Nurse Educator: Nursing School Grad Programs

Nurse Educators take up some of the most critical non-bedside duties in the industry—they teach prospective nursing candidates and professional nurses looking to advance their degrees. The role of a Nurse Educator is vital to the health of the Healthcare Industry. Period.

Nurse Educator Role

Educators spin their magic at both ends of the nursing field, they are instrumental in inspiring newbies with no prior knowledge of nursing and they are equally important for fortifying and nurturing pro RNs, working nurses with looking to advance their degree, sharpen their specialty and skills and generally take bolder academic and career steps. What’s most important about the job of a nurse educator is that while administering teaching and guidance to nursing students, they are also adhering to standards of nursing practice as they apply to nursing instructors.

Nurse educators work as instructors at every level of nursing education: practical nursing, undergraduate, graduate, post-grad, and doctoral. They may specialize in any of the dozens of grad or post-grad specialties and advanced practice degrees.

Overwhelming Demand for Educators

Without a doubt Nurse Educators are a few of the most in-demand professionals going and for good reason:

  • The nursing shortage has put huge strain on nursing schools to attract more students and turn over more and more new grads ready to hit the ground running
  • At the same time educators are some of the more poorly paid in the industry.

Schools for Nursing Educators

A Nurse Educator degree is a Masters or Doctoral level program with a specialization in education. Full-time study can take between 1 and 2 years to complete. University graduate and post-grad nursing programs often feature the educator track among a handful of other popular graduate degree specialties.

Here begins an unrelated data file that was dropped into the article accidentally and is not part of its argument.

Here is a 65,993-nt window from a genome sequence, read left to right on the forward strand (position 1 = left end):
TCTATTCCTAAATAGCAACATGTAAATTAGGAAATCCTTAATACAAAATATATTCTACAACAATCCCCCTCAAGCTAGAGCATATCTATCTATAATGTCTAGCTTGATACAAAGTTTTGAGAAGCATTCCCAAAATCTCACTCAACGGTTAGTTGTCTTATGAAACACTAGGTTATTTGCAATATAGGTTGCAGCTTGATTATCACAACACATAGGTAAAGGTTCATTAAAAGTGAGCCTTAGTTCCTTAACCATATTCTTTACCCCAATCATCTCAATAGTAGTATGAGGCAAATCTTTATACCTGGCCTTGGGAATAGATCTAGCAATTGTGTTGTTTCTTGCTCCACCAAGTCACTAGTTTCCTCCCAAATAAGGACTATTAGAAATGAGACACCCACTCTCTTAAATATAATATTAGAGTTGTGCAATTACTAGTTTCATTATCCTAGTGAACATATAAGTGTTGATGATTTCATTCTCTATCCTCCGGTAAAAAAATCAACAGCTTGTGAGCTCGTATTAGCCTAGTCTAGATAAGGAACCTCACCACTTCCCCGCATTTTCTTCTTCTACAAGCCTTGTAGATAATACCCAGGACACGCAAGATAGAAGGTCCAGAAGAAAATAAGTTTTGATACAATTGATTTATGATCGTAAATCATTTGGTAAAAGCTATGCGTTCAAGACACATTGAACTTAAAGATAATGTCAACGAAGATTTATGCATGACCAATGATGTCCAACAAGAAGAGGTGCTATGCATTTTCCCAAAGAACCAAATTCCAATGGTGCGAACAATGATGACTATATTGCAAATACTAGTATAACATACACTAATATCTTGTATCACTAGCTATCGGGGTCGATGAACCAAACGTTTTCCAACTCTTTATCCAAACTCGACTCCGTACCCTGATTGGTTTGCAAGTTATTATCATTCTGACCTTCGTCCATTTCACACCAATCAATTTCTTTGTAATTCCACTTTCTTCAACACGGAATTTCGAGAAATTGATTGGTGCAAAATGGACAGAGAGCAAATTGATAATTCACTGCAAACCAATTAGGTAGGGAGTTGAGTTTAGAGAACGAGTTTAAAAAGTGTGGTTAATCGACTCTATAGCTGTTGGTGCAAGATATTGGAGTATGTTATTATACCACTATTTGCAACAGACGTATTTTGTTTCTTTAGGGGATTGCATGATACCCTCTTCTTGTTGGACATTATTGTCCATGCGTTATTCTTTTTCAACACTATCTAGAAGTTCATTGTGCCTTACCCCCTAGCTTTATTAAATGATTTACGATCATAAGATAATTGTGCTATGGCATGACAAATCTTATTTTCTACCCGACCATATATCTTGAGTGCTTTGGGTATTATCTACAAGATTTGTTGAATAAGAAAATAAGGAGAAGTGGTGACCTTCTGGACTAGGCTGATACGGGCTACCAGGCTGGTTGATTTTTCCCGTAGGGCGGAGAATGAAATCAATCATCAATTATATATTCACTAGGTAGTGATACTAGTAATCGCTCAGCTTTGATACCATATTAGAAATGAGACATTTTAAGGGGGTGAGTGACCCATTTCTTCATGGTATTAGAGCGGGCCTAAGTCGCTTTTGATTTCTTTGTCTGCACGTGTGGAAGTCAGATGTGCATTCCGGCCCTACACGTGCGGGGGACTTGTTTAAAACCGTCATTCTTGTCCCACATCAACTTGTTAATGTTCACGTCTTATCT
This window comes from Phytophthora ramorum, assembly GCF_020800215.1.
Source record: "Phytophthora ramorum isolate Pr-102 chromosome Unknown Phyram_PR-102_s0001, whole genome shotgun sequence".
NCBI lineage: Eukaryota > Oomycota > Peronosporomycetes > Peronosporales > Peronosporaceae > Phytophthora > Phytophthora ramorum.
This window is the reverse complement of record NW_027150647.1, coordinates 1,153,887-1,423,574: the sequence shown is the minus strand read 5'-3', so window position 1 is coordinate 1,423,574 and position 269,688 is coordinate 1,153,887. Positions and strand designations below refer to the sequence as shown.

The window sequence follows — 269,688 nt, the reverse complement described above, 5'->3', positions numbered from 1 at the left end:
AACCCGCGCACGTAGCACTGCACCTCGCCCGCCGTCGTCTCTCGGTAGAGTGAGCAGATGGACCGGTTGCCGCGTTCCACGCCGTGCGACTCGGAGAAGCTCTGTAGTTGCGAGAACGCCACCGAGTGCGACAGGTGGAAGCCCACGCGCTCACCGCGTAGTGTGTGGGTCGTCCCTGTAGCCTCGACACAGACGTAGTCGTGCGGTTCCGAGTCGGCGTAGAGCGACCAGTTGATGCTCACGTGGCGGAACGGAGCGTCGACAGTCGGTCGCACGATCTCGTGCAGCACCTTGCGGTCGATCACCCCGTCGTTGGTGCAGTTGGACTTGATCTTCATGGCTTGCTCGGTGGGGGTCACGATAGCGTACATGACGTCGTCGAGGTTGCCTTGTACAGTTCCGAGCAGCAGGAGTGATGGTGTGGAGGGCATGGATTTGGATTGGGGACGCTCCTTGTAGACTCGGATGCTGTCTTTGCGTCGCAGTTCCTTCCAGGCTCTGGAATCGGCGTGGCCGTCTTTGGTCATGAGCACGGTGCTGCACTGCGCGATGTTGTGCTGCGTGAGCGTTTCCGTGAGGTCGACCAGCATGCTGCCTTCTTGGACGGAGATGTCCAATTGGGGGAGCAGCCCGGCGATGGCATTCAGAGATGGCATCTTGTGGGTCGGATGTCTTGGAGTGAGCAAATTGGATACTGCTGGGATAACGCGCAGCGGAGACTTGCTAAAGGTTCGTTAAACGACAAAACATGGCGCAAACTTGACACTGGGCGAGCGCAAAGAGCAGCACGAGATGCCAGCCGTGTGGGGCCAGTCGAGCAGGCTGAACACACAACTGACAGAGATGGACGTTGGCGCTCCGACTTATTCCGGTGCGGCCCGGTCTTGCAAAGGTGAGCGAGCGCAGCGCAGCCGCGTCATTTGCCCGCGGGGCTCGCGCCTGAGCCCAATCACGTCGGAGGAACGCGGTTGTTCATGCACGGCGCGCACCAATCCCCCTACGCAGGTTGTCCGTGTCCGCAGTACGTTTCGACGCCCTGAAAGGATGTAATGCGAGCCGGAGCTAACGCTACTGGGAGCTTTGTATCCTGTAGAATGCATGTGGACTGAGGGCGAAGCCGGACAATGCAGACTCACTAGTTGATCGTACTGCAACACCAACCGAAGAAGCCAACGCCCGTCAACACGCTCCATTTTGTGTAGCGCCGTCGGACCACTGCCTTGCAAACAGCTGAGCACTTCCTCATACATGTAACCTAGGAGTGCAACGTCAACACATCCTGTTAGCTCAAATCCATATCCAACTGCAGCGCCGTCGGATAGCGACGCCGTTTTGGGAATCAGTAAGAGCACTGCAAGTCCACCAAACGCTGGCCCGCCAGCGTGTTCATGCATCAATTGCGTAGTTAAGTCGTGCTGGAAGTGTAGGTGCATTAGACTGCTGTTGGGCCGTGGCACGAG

Nurse Educator Curriculum

A curriculum for nursing educators at the Masters level first engages students in core advanced nursing courses common to other MSN nurses. The balance of the curriculum emphasizes the specialty itself with courses in: curriculum development, advanced evidence-based research, issues in nursing, the learning-teaching paradigm, curriculum evaluation strategies, and a number of required teaching practicum.

Since the educator degree is critical to the welfare of the healthcare industry the degree is delivered in almost every tactical way imaginable. Working RNs with any shred of desire to pursue education are urged and there may be no more convenient way to achieve that degree than with an online degree. Distance-based education for nurse educators is convenient and flexible—a real opportunity to net as many suitable candidates as possible when they are needed most.

Educator Career

Nurse Educators may be MSNs or PhDs. Degree level of course determines at which level of education they are qualified to teach. Educators are in high demand wherever nursing degrees are delivered, in brick and mortar colleges and universities, hospital diploma programs, community colleges, practical nursing schools, and in standalone specialty nursing schools.

Across the U.S. the salary range for a professional Nurse Educator ranges between $53,000 and $63,000*. However this range includes variables for years of experience. Also salaries may fluctuate given other factors, including region, institution, area of teaching specialty, etc.


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